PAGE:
Amazon gives series order to League of Their Own reboot
Just short of a year after building an all-star cast for the pilot adaptation of the iconic sports film, Amazon has chosen to give a series order to the League of Their Own series reboot starring Abbi Jacobson (Broad City) and D’Arcy Carden (The Good Place), according to The Hollywood Reporter.
Will Graham (Mozart in the Jungle) created and executive produced the pilot with Jacobson while Hailey Wierengo, head of Graham’s Amazon-based Field Trip Productions, also acted as an exec producer on the pilot before being picked up for the full series. Graham is set to serve as showrunner for the series moving forward.
“Twenty-eight years ago, Penny Marshall told us a story about women playing professional baseball that up until then had been largely overlooked,” Graham and Jacobson said in a statement. “We grew up obsessed with the film, like everyone else. Three years ago, we approached Sony with the idea of telling a new, still overlooked set of those stories. With the help of an enormously talented team of collaborators, an amazing cast, and the devoted support of Amazon to this project, we feel beyond lucky and excited to get to bring these characters to life. It took grit, fire, authenticity, wild imagination and a crackling sense of humor for these players to achieve their dreams. We’re hoping to bring audiences a story with all of those qualities.”
Though based on the 1992 film, the series will not feature the sisters Dottie Hinson and Kit Keller played by Geena Davis (GLOW) and Lori Petty (Orange is the New Black) from the original. The official logline for the series reads as follows:
A League of Their Own is a half-hour comedy infusing the warmth, humor, and DNA of the classic film while taking a contemporary spin on the stories of the women surrounding the All-American Girls Professional Baseball League. The show will begin with the formation of the league in 1943 and follows the Rockford Peaches, season to season as they struggle to keep the team alive through close games, injuries, late-night bar crawls, sexual awakenings, not crying and road trips across a rapidly changing United States. The series dives deeper into the issues facing the country while following a ragtag team of women figuring themselves out while fighting to realize their dreams of playing professional baseball.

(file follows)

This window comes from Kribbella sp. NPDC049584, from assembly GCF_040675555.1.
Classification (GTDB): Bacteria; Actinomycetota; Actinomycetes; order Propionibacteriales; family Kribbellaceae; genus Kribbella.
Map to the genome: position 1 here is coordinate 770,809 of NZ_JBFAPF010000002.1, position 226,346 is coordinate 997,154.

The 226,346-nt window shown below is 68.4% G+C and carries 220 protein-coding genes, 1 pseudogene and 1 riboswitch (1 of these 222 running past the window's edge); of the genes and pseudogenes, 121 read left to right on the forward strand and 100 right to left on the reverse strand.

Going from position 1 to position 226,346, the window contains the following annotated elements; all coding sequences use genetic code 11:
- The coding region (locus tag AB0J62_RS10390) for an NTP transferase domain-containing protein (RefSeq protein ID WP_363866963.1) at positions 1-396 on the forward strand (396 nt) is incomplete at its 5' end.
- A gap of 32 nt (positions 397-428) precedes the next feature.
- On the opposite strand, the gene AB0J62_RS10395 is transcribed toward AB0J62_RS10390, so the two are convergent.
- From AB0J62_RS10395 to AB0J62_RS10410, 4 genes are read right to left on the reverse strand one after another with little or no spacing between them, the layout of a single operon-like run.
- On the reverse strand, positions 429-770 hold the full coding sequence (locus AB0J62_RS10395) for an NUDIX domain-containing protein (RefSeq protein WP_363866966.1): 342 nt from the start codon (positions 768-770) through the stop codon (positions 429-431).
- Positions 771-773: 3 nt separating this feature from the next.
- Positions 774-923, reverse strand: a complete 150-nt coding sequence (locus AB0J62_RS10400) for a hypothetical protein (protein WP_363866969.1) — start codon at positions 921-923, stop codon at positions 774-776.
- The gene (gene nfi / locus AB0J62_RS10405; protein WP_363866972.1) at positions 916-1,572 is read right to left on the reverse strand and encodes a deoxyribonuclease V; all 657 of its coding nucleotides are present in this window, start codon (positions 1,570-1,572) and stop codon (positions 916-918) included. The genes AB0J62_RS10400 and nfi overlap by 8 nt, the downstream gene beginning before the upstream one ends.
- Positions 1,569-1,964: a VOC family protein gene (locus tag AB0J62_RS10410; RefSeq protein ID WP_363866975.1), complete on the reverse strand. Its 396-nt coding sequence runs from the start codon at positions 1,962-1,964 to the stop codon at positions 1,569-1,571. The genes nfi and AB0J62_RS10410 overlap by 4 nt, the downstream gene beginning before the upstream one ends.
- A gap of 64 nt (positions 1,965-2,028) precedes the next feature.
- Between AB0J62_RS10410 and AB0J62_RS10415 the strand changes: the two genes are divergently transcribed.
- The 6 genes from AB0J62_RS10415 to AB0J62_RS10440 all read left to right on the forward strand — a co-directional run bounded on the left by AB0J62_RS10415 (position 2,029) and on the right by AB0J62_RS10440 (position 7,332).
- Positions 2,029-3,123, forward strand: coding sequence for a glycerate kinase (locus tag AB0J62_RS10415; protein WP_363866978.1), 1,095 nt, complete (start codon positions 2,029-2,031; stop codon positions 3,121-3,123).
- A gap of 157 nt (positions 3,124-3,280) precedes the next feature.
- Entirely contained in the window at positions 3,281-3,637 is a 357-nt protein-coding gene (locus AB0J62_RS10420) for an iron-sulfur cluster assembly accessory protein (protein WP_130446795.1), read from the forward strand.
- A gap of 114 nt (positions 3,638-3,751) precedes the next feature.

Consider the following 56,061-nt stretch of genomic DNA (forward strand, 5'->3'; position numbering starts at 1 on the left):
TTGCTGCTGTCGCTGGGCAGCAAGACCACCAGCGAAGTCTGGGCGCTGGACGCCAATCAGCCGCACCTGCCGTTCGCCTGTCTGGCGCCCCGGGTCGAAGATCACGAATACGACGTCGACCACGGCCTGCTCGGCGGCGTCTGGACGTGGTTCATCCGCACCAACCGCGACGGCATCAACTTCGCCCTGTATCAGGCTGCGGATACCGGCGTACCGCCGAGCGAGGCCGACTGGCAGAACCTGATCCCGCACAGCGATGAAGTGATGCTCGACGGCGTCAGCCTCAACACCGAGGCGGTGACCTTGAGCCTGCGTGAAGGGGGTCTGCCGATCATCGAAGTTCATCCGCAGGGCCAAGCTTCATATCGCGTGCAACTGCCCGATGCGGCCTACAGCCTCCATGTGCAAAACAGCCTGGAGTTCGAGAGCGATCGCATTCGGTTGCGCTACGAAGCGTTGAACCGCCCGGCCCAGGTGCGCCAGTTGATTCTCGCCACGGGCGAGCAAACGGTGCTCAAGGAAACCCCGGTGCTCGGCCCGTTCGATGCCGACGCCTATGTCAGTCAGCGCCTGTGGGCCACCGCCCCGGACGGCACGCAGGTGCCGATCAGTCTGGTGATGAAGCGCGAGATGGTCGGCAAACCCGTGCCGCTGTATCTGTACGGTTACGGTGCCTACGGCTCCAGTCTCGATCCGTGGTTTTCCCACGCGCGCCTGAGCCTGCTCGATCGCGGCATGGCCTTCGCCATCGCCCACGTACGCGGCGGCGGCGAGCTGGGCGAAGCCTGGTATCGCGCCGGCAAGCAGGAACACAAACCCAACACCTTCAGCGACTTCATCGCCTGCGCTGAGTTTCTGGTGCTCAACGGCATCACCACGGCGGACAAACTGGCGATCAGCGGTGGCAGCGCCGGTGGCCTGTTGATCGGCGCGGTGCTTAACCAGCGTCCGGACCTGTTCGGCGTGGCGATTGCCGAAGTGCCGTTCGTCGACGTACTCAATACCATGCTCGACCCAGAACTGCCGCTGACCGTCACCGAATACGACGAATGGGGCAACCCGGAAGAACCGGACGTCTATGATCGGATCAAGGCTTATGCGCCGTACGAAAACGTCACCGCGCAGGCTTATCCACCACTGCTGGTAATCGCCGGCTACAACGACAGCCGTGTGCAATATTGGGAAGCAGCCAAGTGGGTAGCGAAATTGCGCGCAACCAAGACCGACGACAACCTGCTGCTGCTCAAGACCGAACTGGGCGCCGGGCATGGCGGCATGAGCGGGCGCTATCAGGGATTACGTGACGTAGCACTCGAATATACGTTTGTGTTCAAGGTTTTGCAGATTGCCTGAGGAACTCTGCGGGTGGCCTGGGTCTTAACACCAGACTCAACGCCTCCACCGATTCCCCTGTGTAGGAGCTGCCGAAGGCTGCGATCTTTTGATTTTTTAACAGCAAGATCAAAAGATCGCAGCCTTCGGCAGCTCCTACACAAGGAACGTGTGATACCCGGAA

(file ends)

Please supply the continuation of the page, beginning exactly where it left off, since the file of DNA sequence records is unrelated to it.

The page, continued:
The cast for the series is set to be comprised of Jacobson, Carden, Chanté Adams (Roxanne Roxanne), Gbemisola Ikumelo (The Last Tree), Kelly McCormack (Letterkenny), Roberta Colindrez (Vida) and Priscilla Delgado (Julieta) with recurring guest stars including Molly Ephraim (Last man Standing), Kate Berlant (Sorry to Bother You) and Melanie Field (The Angel of Darkness). The pilot was helmed by Jamie Babbit (Russian Doll) and sources report some surviving members of the AAGPBL are serving as consultants on both the pilot and rest of the series.
“There’s no crying in baseball, or at Prime Video,” Vernon Sanders, co-head of television at Amazon, said in a statement. “Will and Abbi have taken a classic movie, reimagining it for a new generation with new characters and their own fresh, modern vision on a timeless story of big dreams, friendship, love, and, of course, baseball. We’re so excited to partner with Sony to bring this emotional, exciting new series to our Prime Video customers around the world.”
The Amazon project marks the second time the property was adapted for the small screen, with CBS trying their hand at it in 1993 with original stars Megan Cavanagh and Tracy Reiner reprising their roles, but was poorly received and saw very low ratings, causing the network to pull the series after just three aired episodes, broadcasting the remaining three later that summer.
The film followed sisters Dottie and Kit as they were recruited to join the AAGPBL and played for the Rockford Peaches before a trade saw them face off in the World Series. Tom Hanks (A Beautiful Day in the Neighborhood) played manager Jimmy Dugan, inspired by former big leaguers Jimmie Foxx and Hack Wilson. Scripted by Lowell Ganz and Babaloo Mandel and directed by Penny Marshall (Big), the film also starred Madonna, Rosie O’Donnell, Megan Cavanagh and David Strathairn.
Sources report that Graham and Jacobson reached out to Marshall, before her death in December ’18, and Davis to get their blessing before moving forward with the series adaptation. CBS previously tried to adapt the film in 1993 with a series that featured Megan Cavanagh (Marla Hooch) and Tracy Reiner (Betty “Spaghetti”) reprising their roles. The series was pulled after three episodes.